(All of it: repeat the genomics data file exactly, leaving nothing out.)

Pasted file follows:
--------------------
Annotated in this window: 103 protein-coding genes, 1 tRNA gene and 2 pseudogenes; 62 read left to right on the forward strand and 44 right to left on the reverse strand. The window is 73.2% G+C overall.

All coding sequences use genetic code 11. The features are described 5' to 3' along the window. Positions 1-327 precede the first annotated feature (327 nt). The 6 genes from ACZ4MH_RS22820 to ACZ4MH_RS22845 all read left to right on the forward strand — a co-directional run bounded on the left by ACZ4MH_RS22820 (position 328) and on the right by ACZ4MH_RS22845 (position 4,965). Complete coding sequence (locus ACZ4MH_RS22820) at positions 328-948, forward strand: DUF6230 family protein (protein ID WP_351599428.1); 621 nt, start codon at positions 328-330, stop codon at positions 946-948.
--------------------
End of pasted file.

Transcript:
Annotated in this window: 103 protein-coding genes, 1 tRNA gene and 2 pseudogenes; 62 read left to right on the forward strand and 44 right to left on the reverse strand. The window is 73.2% G+C overall.

All coding sequences use genetic code 11. The features are described 5' to 3' along the window. Positions 1-327 precede the first annotated feature (327 nt). The 6 genes from ACZ4MH_RS22820 to ACZ4MH_RS22845 all read left to right on the forward strand — a co-directional run bounded on the left by ACZ4MH_RS22820 (position 328) and on the right by ACZ4MH_RS22845 (position 4,965). Complete coding sequence (locus ACZ4MH_RS22820) at positions 328-948, forward strand: DUF6230 family protein (protein ID WP_351599428.1); 621 nt, start codon at positions 328-330, stop codon at positions 946-948.